UCSD students ""Take Back the Night""

    As a part of Sexual Assault Awareness month, the A.S. Women’s Commission presented its annual “”Take Back the Night”” event on April 24. The event was a spirited and emotionally charged rally against sexual assault and domestic violence in all its forms and promoted an increased understanding of gender issues.

    Rachel Garcia
    Guardian

    The first “”Take Back the Night”” rally was held in England in 1973, and the first American rally was held in 1978 in San Francisco.

    Many other college campuses held the rally also, and this is the third year that UCSD students have put on such a presentation. Each rally presents a variety of performers and speakers, as well as a chance for previous victims to share their stories in a supportive environment.

    “”The purpose of the event is to show community solidarity against sexual assault by bringing together speakers and performers and then allowing audience members to come to the mic to tell their own stories and become survivors rather than victims,”” said Kristen Yager, president of the A.S. Women’s Commission. “”The personal stories are the highlight of the event and are incredibly powerful and moving for the audience.””

    This year began with two preliminary performances from musicians William G and The Enchanted at noon at the Price Center. The actual event kicked off at the Price Center with a colorful group of musical guests, including The Biddy Bums, Swandive, Saba and Linda Sargent, who gave performances. The Freedom Writers, UCSD’s group of spoken word and freestyle artists, presented a series of spoken word performances.

    Tables were set up around the stage area with representation from the A.S. Women’s Commission, the UCSD Psychological and Counseling Services and the district attorney’s office. A clothesline hung on one side of the stage was full of shirts with handwritten messages from sexual assault victims, such as “”It was just a date!”” and “”He was my uncle, the funny one in the family. They’ve forgiven him. I have not. I will always remember.””

    Guest speakers for the night included Nancy Wahlig, program director of the UCSD Student Safety Awareness Program, Noah Kovner from Working Against Violence by Empowering Students (W.A.V.E.S.) and Dr. Cat Thompson from the UCSD Psychological and Counseling Services.

    According to Wahlig, the challenge in sexual and gender issues is “”to create fully respectful relationships;”” she asked the audience to evaluate their personal relationships. One aspect of a respectful relationship involves each person honoring the other’s personal boundaries and expressing affection only with the other person’s complete consent, meaning “”there is no coercion of any kind by either partner,”” Wahlig said. “”Respect is about giving attention to the other, to the other person’s feelings and experiences.””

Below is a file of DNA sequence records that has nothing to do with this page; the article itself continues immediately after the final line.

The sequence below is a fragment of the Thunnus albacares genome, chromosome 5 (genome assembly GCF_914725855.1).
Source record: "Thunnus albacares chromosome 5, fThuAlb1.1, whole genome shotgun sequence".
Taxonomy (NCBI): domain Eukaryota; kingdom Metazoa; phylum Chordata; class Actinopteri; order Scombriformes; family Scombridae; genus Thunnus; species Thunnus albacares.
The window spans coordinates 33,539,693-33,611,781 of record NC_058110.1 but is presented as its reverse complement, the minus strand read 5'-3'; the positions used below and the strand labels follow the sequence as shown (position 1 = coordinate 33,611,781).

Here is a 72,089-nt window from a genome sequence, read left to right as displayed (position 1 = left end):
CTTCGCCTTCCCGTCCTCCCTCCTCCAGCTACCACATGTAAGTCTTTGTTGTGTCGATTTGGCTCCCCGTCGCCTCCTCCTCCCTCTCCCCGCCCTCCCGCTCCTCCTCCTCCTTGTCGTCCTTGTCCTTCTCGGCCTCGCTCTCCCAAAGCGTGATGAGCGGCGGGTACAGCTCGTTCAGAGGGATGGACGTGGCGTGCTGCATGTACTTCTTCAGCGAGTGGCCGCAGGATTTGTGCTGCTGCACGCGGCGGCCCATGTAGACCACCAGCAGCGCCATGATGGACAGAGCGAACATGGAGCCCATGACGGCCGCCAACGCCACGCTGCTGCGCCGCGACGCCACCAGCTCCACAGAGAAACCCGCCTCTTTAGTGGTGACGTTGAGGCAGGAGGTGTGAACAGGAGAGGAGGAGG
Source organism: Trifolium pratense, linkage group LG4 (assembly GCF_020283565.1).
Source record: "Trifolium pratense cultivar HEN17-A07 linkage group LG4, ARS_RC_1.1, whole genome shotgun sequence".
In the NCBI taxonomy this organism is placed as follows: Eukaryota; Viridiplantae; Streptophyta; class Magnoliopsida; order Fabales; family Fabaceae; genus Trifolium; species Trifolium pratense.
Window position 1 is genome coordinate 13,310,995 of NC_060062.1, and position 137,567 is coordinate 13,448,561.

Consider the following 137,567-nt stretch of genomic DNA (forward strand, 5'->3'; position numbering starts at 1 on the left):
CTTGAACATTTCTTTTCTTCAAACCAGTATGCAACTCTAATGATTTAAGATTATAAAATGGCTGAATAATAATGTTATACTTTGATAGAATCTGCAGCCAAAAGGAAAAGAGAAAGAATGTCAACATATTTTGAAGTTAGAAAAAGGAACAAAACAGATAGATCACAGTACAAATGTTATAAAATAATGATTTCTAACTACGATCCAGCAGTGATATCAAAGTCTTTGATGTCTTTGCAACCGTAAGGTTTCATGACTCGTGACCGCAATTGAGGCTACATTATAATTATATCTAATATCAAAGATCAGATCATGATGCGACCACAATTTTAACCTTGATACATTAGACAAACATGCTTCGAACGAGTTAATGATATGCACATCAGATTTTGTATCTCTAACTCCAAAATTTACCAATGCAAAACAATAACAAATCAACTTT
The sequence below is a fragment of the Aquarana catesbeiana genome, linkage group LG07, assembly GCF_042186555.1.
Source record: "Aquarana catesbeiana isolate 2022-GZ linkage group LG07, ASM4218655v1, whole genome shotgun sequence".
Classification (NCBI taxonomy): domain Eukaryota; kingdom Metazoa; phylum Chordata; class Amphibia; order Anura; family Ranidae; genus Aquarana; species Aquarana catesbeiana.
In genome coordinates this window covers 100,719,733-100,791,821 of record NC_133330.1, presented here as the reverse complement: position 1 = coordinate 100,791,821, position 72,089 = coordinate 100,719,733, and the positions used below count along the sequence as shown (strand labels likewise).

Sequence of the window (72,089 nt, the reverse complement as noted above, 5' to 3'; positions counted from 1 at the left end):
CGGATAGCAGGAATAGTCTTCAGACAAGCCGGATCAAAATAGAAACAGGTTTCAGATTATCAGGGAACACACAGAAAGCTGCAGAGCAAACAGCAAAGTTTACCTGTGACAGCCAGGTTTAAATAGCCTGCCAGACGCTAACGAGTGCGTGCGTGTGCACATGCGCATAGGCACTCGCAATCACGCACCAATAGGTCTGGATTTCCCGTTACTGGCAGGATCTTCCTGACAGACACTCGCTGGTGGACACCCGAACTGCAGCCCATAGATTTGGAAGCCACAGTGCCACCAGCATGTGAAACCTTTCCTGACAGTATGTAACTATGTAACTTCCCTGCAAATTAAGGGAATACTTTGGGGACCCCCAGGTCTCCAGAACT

Although “”Take Back the Night”” attracts a larger female audience, the event today focuses on involving both men and women. Many males either attended the event and assisted in its planning. According to Wahlig, genders need to work together to create a society free from sexual violence.

    “”[The event] is not male-bashing; that is a stereotype,”” said Charlene Pasidero, a third-year Earl Warren College student who was inspired to join the A.S. Women’s Commission after attending the event before. “”It’s empowering to both [genders] and enlightening to both sides.””

    According to Yager, men are just as much involved in and affected by the issues that are presented during the event.

    “”It is important that we emphasize men’s role in eradicating violence,”” Yager said. “”Rape and sexual assault is not a women’s issue, but a human issue.””

    “”Take Back the Night”” also raises issues of campus safety. According to Wahlig, UCSD has a relatively low number of cases of assault or rape by strangers. The numbers for assault by known acquaintances, however, is about the same compared with many other colleges. Some cases are reported, but, often, many are not.

    “”I would say the greatest benefit [of the event] probably is that people who weren’t aware previously of the problems of rape or sexual abuse on this campus become aware of [the issues],”” said Cathlin Goulding, a fourth-year Warren student and member of the A.S. Women’s Commission.

    Statistics from the Rape, Abuse & Incest National Network (RAINN) reports that one out of every six American women has been the victim of an attempted or committed rape in her lifetime, and one out of every eight female college students will be raped. “”Take Back the Night”” is mostly presented on college campuses because women are most likely to be sexually assaulted between the ages of 18 and 24.

    After the performances, speakers and audience stories, members of the A.S. Women’s Commission and from the audience marched around campus, symbolically “”taking back the night”” from all sexual violence. As every battle has its war cry, the marchers cried out uplifting messages such as: “”Yes means yes, and no means no! However, we dress, wherever we go!””

    Yager agrees that “”Take Back the Night”” is an important event for empowering those who have suffered and for those who care about issues of gender and sexual violence.

    “”To provide a forum for women to express their experiences and to hear those of others is an extraordinary thing,”” Yager said. “”It is an amazing community-building event.””

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